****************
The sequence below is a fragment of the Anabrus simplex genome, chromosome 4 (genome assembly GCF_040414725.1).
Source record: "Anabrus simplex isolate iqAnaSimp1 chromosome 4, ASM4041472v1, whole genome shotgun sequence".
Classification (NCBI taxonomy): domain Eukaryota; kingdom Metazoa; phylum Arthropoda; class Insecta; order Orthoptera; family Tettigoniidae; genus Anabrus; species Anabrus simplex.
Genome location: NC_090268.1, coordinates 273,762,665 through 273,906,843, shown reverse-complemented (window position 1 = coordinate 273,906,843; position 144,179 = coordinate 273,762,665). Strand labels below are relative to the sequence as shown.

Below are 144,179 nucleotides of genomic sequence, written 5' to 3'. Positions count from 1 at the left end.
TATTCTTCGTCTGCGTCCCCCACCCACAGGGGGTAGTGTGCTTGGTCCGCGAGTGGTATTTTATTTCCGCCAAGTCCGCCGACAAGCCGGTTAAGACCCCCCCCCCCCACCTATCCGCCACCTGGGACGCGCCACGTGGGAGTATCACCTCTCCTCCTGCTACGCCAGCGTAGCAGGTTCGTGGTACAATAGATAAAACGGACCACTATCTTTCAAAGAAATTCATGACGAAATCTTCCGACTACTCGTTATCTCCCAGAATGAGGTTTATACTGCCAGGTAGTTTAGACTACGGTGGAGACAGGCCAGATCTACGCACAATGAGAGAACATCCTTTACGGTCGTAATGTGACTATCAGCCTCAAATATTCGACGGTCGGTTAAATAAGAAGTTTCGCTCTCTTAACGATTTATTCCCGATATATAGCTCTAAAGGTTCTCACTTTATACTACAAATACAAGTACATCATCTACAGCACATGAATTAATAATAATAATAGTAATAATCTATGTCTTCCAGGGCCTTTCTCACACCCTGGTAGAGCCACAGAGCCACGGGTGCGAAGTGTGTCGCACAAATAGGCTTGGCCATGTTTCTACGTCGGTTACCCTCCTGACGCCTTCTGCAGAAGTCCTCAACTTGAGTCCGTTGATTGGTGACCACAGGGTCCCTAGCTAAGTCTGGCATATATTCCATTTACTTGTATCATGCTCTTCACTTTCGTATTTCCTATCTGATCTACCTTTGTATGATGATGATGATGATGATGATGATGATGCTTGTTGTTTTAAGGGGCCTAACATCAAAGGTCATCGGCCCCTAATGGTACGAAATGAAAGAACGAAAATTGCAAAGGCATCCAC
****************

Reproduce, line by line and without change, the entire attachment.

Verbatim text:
The sequence below is a fragment of the Anabrus simplex genome, chromosome 4 (genome assembly GCF_040414725.1).
Source record: "Anabrus simplex isolate iqAnaSimp1 chromosome 4, ASM4041472v1, whole genome shotgun sequence".
Classification (NCBI taxonomy): domain Eukaryota; kingdom Metazoa; phylum Arthropoda; class Insecta; order Orthoptera; family Tettigoniidae; genus Anabrus; species Anabrus simplex.
Genome location: NC_090268.1, coordinates 273,762,665 through 273,906,843, shown reverse-complemented (window position 1 = coordinate 273,906,843; position 144,179 = coordinate 273,762,665). Strand labels below are relative to the sequence as shown.

Below are 144,179 nucleotides of genomic sequence, written 5' to 3'. Positions count from 1 at the left end.
TATTCTTCGTCTGCGTCCCCCACCCACAGGGGGTAGTGTGCTTGGTCCGCGAGTGGTATTTTATTTCCGCCAAGTCCGCCGACAAGCCGGTTAAGACCCCCCCCCCCCACCTATCCGCCACCTGGGACGCGCCACGTGGGAGTATCACCTCTCCTCCTGCTACGCCAGCGTAGCAGGTTCGTGGTACAATAGATAAAACGGACCACTATCTTTCAAAGAAATTCATGACGAAATCTTCCGACTACTCGTTATCTCCCAGAATGAGGTTTATACTGCCAGGTAGTTTAGACTACGGTGGAGACAGGCCAGATCTACGCACAATGAGAGAACATCCTTTACGGTCGTAATGTGACTATCAGCCTCAAATATTCGACGGTCGGTTAAATAAGAAGTTTCGCTCTCTTAACGATTTATTCCCGATATATAGCTCTAAAGGTTCTCACTTTATACTACAAATACAAGTACATCATCTACAGCACATGAATTAATAATAATAATAGTAATAATCTATGTCTTCCAGGGCCTTTCTCACACCCTGGTAGAGCCACAGAGCCACGGGTGCGAAGTGTGTCGCACAAATAGGCTTGGCCATGTTTCTACGTCGGTTACCCTCCTGACGCCTTCTGCAGAAGTCCTCAACTTGAGTCCGTTGATTGGTGACCACAGGGTCCCTAGCTAAGTCTGGCATATATTCCATTTACTTGTATCATGCTCTTCACTTTCGTATTTCCTATCTGATCTACCTTTGTATGATGATGATGATGATGATGATGATGATGCTTGTTGTTTTAAGGGGCCTAACATCAAAGGTCATCGGCCCCTAATGGTACGAAATGAAAGAACGAAAATTGCAAAGGCATCCAC